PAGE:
Russian leaders are prepared to stop crucial gas flows and squeeze their struggling neighbour economically even as Russian citizens take an increasingly open role in the violent conflict in Ukraine's east.
Ukrainian President-elect Petro Poroshenko has promised a newly vigorous effort to combat the pro-Russian separatists who have seized buildings and key cities across eastern Ukraine.
But the battle over energy may be nearly as important for the country's future, with the power to determine how far Ukraine turns to the West and how firmly it remains in Russia's orbit.
The disputed gas debt could be as much as $US5.2 billion through the end of May, and Russia wants at least a partial payment by Monday.
Negotiations have dragged for months.
On Friday, Ukraine said that it would make a $US786 million payment toward the debt, but it was not immediately clear whether that would be enough to forestall a cutoff.
Negotiations were to continue Monday, even as Ukrainian and Russian energy officials traded barbs about who was at fault in the standoff.
The tangled knot of economic and political dependencies means that any Western effort to loosen Russia's grip on Ukraine may face steep challenges, even if Mr Poroshenko signs an agreement to bring Ukraine's economy closer to Europe's, which he has promised to do as his first act after he takes office in the coming week.
In November, then-President Viktor Yanukovych rejected that agreement with the European Union, sparking the pro-European protests in Kiev that ultimately led to his ouster in February.
Mr Poroshenko said in the past week that one of his top priorities was freeing Ukraine from Russia's gas-powered hold over the economy.
Ukraine depends on Russia for 60 per cent of its gas, and the European Union imports about 15 per cent of the natural gas that it uses through Ukraine's pipelines.
"We are looking to turn gas from Russia's energy weapon into a commodity" that could be purchased anywhere, Mr Poroshenko said.
Any gas cutoff now would be likely to have fewer serious consequences than if it took place in winter, since it would not immediately spin Europe into a deep freeze. Ukraine also has about two months of gas in storage, analysts and officials say.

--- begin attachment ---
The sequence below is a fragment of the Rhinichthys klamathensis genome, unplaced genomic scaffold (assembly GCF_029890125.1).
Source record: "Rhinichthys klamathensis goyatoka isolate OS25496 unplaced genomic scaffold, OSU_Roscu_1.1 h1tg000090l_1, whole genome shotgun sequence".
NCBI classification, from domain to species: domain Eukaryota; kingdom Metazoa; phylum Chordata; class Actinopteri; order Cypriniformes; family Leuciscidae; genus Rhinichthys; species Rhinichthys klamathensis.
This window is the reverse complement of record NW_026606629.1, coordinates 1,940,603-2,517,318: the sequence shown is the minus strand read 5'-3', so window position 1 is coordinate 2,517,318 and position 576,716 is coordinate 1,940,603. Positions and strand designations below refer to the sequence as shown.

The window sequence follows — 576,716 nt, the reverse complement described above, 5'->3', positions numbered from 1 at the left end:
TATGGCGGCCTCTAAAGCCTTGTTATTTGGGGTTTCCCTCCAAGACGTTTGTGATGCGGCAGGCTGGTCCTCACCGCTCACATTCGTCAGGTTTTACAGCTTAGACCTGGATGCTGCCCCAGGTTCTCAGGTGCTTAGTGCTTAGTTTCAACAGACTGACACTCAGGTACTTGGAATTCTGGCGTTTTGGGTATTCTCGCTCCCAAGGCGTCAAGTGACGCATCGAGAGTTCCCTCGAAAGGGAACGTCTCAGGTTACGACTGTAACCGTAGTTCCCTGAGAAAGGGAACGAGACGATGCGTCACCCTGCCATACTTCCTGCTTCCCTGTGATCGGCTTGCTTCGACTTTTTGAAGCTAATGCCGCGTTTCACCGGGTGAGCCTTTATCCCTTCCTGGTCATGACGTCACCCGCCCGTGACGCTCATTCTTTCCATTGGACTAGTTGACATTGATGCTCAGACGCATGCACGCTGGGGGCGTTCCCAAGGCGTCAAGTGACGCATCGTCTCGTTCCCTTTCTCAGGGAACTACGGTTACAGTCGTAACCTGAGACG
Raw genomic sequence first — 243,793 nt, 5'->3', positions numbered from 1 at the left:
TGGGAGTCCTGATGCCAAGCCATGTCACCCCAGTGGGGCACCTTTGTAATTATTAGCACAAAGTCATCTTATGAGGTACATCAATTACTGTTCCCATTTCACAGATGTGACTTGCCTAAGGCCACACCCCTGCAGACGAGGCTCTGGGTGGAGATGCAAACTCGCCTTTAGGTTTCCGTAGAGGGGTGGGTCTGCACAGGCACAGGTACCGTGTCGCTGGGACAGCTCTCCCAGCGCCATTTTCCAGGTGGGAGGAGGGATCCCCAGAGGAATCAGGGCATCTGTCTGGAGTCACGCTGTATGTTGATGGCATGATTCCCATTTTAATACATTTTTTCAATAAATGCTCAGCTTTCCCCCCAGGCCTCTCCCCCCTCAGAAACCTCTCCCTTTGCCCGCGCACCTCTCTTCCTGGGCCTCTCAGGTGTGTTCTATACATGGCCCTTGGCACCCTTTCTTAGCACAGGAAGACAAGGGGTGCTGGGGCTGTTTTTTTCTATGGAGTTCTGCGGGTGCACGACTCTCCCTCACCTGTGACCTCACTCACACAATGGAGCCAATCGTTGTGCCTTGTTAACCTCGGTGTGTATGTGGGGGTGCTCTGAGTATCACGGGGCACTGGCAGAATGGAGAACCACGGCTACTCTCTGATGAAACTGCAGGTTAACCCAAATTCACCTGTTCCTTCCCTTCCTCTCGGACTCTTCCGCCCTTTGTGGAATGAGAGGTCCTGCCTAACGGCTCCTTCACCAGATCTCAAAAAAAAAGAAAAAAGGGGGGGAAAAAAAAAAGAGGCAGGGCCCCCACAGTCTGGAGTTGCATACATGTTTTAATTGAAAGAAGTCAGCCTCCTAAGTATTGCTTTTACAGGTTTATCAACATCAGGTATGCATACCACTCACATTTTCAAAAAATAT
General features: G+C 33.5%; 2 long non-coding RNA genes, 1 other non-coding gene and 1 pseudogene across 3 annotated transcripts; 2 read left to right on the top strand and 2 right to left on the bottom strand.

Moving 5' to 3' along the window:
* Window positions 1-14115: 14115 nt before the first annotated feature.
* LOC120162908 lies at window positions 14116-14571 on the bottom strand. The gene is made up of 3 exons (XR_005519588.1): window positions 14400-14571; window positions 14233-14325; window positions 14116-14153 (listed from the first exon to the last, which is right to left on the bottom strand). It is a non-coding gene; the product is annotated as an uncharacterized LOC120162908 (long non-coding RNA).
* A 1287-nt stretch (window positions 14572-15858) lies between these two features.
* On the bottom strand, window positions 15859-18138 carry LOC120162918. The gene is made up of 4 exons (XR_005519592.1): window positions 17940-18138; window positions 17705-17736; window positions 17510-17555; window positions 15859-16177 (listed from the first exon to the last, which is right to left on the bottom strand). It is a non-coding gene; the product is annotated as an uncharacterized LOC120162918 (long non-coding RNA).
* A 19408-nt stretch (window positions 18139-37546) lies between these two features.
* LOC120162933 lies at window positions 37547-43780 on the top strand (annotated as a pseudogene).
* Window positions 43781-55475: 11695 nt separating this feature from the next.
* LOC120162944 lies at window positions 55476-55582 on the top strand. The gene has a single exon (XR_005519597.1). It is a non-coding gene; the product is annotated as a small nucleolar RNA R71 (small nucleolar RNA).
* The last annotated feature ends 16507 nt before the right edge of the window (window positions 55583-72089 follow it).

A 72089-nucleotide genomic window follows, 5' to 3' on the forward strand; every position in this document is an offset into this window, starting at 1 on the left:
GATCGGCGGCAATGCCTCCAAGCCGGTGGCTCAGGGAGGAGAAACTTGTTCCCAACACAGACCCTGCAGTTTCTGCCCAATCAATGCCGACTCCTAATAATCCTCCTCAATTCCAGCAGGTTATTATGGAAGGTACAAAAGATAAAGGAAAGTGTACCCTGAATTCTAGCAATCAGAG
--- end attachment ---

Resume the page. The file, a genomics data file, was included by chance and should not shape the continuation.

But stopping the flow of gas still would signal that Russia is willing to use its control over Ukraine's energy supplies.
Ukrainian energy officials have expressed outrage that the Russian energy giant Gazprom in March started demanding $US485 per thousand cubic meters, a standard unit of gas measurement, up from a discounted price of $US269 per unit that Russian President Vladimir Putin offered in December.
The new gas price is the highest in Europe, even though the costs for Ukraine ought to be among the lowest because the gas does not have to be piped as far.
What Gazprom is demanding for gas "is not a reasonable economic price," said Ihor Didenko, Ukraine's acting deputy energy minister. Gazprom, meanwhile, blames Ukraine.
"The problem with Ukraine's gas debts is that Ukraine is bankrupt," Gazprom chief executive Alexei Miller told Russia's state-run broadcaster on Saturday.
But even if the gas keeps flowing, wide-ranging US and European efforts to free Ukraine from its dependence on Gazprom could easily be imperiled by Russia's extensive leverage over Ukraine, analysts and officials say.
Ukraine's political stability depends on its economic stability - and the country's industrial heartland in the east is in revolt.
The largely outdated heavy manufacturing plants there are deeply dependent on Russia to supply the energy that flows in and to purchase the products that roll out.
The factories need cheap gas to be viable, and they need a Russian market for steel and heavy machinery that often would be uncompetitive in Western markets.
"Ukraine can no longer avoid making the basic choice between expensive energy and political sovereignty on the one hand or cheaper energy and political submission to Russia on the other hand," said Pierre Noel, an energy security expert at the International Institute for Strategic Studies.
With economic clout, demand for cheap energy and sympathies for Russia in the east, he said, "the political economy is skewed toward division".
Source: Washington Post